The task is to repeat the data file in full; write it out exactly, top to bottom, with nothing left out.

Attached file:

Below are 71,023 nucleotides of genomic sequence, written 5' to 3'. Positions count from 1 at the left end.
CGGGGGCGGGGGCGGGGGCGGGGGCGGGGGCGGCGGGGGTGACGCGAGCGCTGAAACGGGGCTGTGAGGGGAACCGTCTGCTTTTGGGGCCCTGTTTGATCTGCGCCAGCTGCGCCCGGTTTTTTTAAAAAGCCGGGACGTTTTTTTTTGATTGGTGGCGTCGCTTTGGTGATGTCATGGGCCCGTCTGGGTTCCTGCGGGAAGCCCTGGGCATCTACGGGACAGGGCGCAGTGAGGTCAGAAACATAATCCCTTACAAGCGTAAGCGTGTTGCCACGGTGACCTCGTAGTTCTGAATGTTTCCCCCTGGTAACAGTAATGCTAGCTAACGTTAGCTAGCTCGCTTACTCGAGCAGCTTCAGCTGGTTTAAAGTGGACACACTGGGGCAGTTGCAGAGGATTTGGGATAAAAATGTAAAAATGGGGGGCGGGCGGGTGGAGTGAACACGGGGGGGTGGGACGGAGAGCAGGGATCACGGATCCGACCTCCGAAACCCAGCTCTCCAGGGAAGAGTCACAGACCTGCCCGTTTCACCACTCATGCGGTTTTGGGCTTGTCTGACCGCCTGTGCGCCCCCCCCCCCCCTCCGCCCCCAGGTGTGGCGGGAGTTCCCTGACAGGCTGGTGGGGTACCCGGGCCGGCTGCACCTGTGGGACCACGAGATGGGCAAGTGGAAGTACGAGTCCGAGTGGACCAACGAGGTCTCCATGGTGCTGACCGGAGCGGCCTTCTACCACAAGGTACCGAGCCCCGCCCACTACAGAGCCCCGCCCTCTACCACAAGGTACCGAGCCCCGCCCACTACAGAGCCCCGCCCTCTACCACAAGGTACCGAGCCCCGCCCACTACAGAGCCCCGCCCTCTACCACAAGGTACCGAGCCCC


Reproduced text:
Below are 71,023 nucleotides of genomic sequence, written 5' to 3'. Positions count from 1 at the left end.
CGGGGGCGGGGGCGGGGGCGGGGGCGGGGGCGGCGGGGGTGACGCGAGCGCTGAAACGGGGCTGTGAGGGGAACCGTCTGCTTTTGGGGCCCTGTTTGATCTGCGCCAGCTGCGCCCGGTTTTTTTAAAAAGCCGGGACGTTTTTTTTTGATTGGTGGCGTCGCTTTGGTGATGTCATGGGCCCGTCTGGGTTCCTGCGGGAAGCCCTGGGCATCTACGGGACAGGGCGCAGTGAGGTCAGAAACATAATCCCTTACAAGCGTAAGCGTGTTGCCACGGTGACCTCGTAGTTCTGAATGTTTCCCCCTGGTAACAGTAATGCTAGCTAACGTTAGCTAGCTCGCTTACTCGAGCAGCTTCAGCTGGTTTAAAGTGGACACACTGGGGCAGTTGCAGAGGATTTGGGATAAAAATGTAAAAATGGGGGGCGGGCGGGTGGAGTGAACACGGGGGGGTGGGACGGAGAGCAGGGATCACGGATCCGACCTCCGAAACCCAGCTCTCCAGGGAAGAGTCACAGACCTGCCCGTTTCACCACTCATGCGGTTTTGGGCTTGTCTGACCGCCTGTGCGCCCCCCCCCCCCCTCCGCCCCCAGGTGTGGCGGGAGTTCCCTGACAGGCTGGTGGGGTACCCGGGCCGGCTGCACCTGTGGGACCACGAGATGGGCAAGTGGAAGTACGAGTCCGAGTGGACCAACGAGGTCTCCATGGTGCTGACCGGAGCGGCCTTCTACCACAAGGTACCGAGCCCCGCCCACTACAGAGCCCCGCCCTCTACCACAAGGTACCGAGCCCCGCCCACTACAGAGCCCCGCCCTCTACCACAAGGTACCGAGCCCCGCCCACTACAGAGCCCCGCCCTCTACCACAAGGTACCGAGCCCC